9. Thanks for catching the 2K vs 4K thing. The Maxflash software's minimum ROM dump size is 4K, and I forgot that a handful of those games were 2K. Looks like Surround from the R320 cart also matches the original Atari ROM.
  10. Over last weekend I dumped the R320 multicart from Bit Corporation. It's an NTSC cart that features hacks of games from 11 publishers (Atari, Activision, Imagic, M-Network, 20th Century Fox, Sega, Parker Brothers / Froggo, Konami, U.S. Games, Tigervision, and Technovision). I recently found a (Chinese) article that shows that the R320 was not only a Bit Corp cart, but was the pack-in cartridge for Bit Corp's "Creator 30", a clone console of the Atari 2600. Though R320 carts are found in Mexico and South America these days, my guess is that the consoles/carts were originally sold within Taiwan (which also used the NTSC system at the time). The R320 has been discussed in the forums before but has not been dumped/shared... at least not to my knowledge. I haven't (yet?) disassembled anything to examine game code to see whether there's more to these hacks than just graphics changes. I have no idea if/when I'll have the time to do that... so anyone else should naturally feel free to beat me to it. TL;DR -- there's a load of unique graphics hacks (most of them minor) here, and IMO the evidence continues to mount that Bit Corp is the original source of ALL "pirate" games, including those found on the Screen Search console (see also) and the 208-in-1 cart. So, without further ado... These appear to be NTSC versions of existing PAL ROMs: 01 - Atlantis (Hack) (Bit Corporation R320) -- note: appears to be an NTSC version of the ROM "Atlantis (Hack) (208 in 1) (Unknown) (PAL)". 11 - Missile Command (Hack) (Bit Corporation R320) -- note: appears to be an NTSC version of the ROM "Missile Command (Hack) (208 in 1) (Unknown) (PAL)". 17 - Tennis (Hack) (Bit Corporation R320) -- note: appears to be an NTSC version of the ROM "Tennis (Hack) (208 in 1) (Unknown) (PAL)". 18 - Basketball (Hack) (Bit Corporation R320) -- note: appears to be an NTSC version of the ROM "Basketball (Hack) (208 in 1) (Unknown) (PAL)". 27 - Name this Game (Hack) (Bit Corporation R320) -- note: appears to be an NTSC version of the ROM "Name This Game (Hack) (208 in 1) (Unknown) (PAL)". These are identical to existing ROMs: 09 - Pooyan (Hack) (Bit Corporation R320) -- note: an exact match to the ROM "Pooyan (Hack) (2600 Screen Search Console) (Jone Yuan Telephonic Enterprise Co)". 22 - Super Challenge Baseball (Hack) (Bit Corporation R320) -- note: an exact match to the ROM "Super Challenge Baseball (2600 Screen Search Console) (Jone Yuan Telephonic Enterprise Co)". 29 - Save Our Ship (Hack) (Bit Corporation R320) -- note: an exact match to the ROM "Save Our Ship (Hack) (Unknown)", which itself appears to be an NTSC version of Quelle's "Robin Hood" release. These appear to be new graphics hacks not seen/shared before, NTSC or PAL: 02 - Flash Gordon (Hack) (Bit Corporation R320) 03 - Assault (Hack) (Bit Corporation R320) -- note: the "mothership" in the game is identical to the "mothership" from World End (Home Vision). 04 - Spider Fighter (Hack) (Bit Corporation R320) 05 - Space Invaders (Hack) (Bit Corporation R320) 06 - Demon Attack (Hack) (Bit Corporation R320) 07 - SpaceMaster X-7 (Hack) (Bit Corporation R320) 08 - Air Raiders (Hack) (Bit Corporation R320) 10 - Defender (Hack) (Bit Corporation R320) 12 - Tac-Scan (Hack) (Bit Corporation R320) 14 - Spiderdroid (Hack) (Bit Corporation R320) -- note: Atarimania lists this as Amidar, but the enemy numbers/movement mirrors Spiderdroid. 16 - Golf (Hack) (Bit Corporation R320) 19 - (Pele's) Championship Soccer (Hack) (Bit Corporation R320) 20 - Bowling (Hack) (Bit Corporation R320) 23 - Video Pinball (Hack) (Bit Corporation R320) -- note: Atarimania lists this as Midnight Magic in error. 24 - Donkey Kong (Hack) (Bit Corporation R320) 25 - Bank Heist (Hack) (Bit Corporation R320) 26 - Lock 'n' Chase (Hack) (Bit Corporation R320) 28 - Jawbreaker (Hack) (Bit Corporation R320) 30 - Fast Eddie (Hack) (Bit Corporation R320) 31 - Circus Atari (Hack) (Bit Corporation R320) 32 - Fishing Derby (Hack) (Bit Corporation R320) I'm unsure of the extent of any changes in these: 13 - Othello (Hack) (Bit Corporation R320) -- note: this wasn't an exact match with any known Othello ROMs, but I'm not able to see any obvious differences from the standard Atari Othello ROM, either. 15 - Surround (Hack) (Bit Corporation R320) -- note: this wasn't an exact match with any known Surround ROMs, but I'm not able to see any obvious differences from the standard Atari Surround ROM, either. 21 - Trick Shot (Hack) (Bit Corporation R320) -- note: this appears to be the standard Trick Shot ROM but with the on-screen Imagic copyright removed. There could be other unseen differences. Some questions: 1) Is there any way to know whether a game was first created as a PAL game and converted to NTSC? I'm wondering whether Bit Corp generally started with NTSC programs (which they converted to PAL), or vice versa... or if they did conversions both ways. 2) I'm curious about the Spiderdroid/Amidar hack. Given the partial Bit Corp logo that was found in Froggo's Karate (previously from Ultravision), I think it's possible that Froggo acquired Bit Corp's hack and modified it, rather than this Bit Corp hack being based on Spiderdroid. Anyone have thoughts/speculation? 3) Where did the NTSC ROM "Save Our Ship (Hack) (Unknown)" come from? Did CPUWIZ dump and share that one ROM from his R320 cart? This also connects with my first question: I wonder whether Quelle's Robin Hood was a PAL conversion from this Bit Corp NTSC hack, or if Quelle's version was first (considering the original PAL Technovision source). 4) Any thoughts on that Assault / World End (Home Vision) mothership connection? Sure, it could just be a hack of Assault, but... is it possible that the BOMB games are actually Bit Corp originals, too? They do have kind of a Bit Corp "feel" to me... Bit Corporation - R320 cartridge.zip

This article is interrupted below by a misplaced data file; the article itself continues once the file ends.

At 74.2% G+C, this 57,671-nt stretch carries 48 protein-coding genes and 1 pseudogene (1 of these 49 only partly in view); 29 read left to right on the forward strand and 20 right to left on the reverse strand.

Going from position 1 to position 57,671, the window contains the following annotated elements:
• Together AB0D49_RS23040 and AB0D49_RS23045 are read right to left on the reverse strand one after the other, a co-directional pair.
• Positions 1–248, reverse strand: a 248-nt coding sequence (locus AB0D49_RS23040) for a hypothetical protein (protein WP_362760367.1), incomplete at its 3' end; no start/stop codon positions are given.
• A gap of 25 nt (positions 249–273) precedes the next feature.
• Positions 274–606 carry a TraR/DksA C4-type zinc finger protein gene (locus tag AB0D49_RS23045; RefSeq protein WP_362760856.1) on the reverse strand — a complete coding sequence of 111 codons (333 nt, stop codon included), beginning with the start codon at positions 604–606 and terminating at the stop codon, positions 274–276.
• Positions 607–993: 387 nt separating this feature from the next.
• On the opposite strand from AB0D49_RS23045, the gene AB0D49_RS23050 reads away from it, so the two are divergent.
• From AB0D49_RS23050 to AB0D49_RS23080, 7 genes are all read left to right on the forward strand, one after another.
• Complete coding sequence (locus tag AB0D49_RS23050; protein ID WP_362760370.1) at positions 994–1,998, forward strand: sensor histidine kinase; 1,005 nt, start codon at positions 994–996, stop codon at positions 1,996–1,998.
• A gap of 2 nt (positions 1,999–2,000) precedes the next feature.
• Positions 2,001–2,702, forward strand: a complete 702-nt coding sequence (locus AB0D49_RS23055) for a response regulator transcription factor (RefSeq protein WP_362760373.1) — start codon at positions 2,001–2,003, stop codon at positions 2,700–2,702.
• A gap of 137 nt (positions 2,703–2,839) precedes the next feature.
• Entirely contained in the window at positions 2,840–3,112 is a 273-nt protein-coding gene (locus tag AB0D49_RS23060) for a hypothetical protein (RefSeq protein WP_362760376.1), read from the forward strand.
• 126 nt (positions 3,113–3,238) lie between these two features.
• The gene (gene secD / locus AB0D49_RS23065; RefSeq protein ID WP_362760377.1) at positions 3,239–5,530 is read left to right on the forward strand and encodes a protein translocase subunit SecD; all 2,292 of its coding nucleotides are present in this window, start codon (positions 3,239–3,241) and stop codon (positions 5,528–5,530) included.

11. Alrighty, here are the other three, dumped from my cart (but matching existing ROMs). I didn't delete them after all, so no re-dump was necessary. Space Tunnel (1982) (Bit Corporation) (PG202).bin Bobby is Going Home (1983) (Bit Corporation) (PG206).bin Mission 3,000 A.D. (1983) (Bit Corporation) (PG207).bin
  12. If I had that, I would surely have posted it on April 1!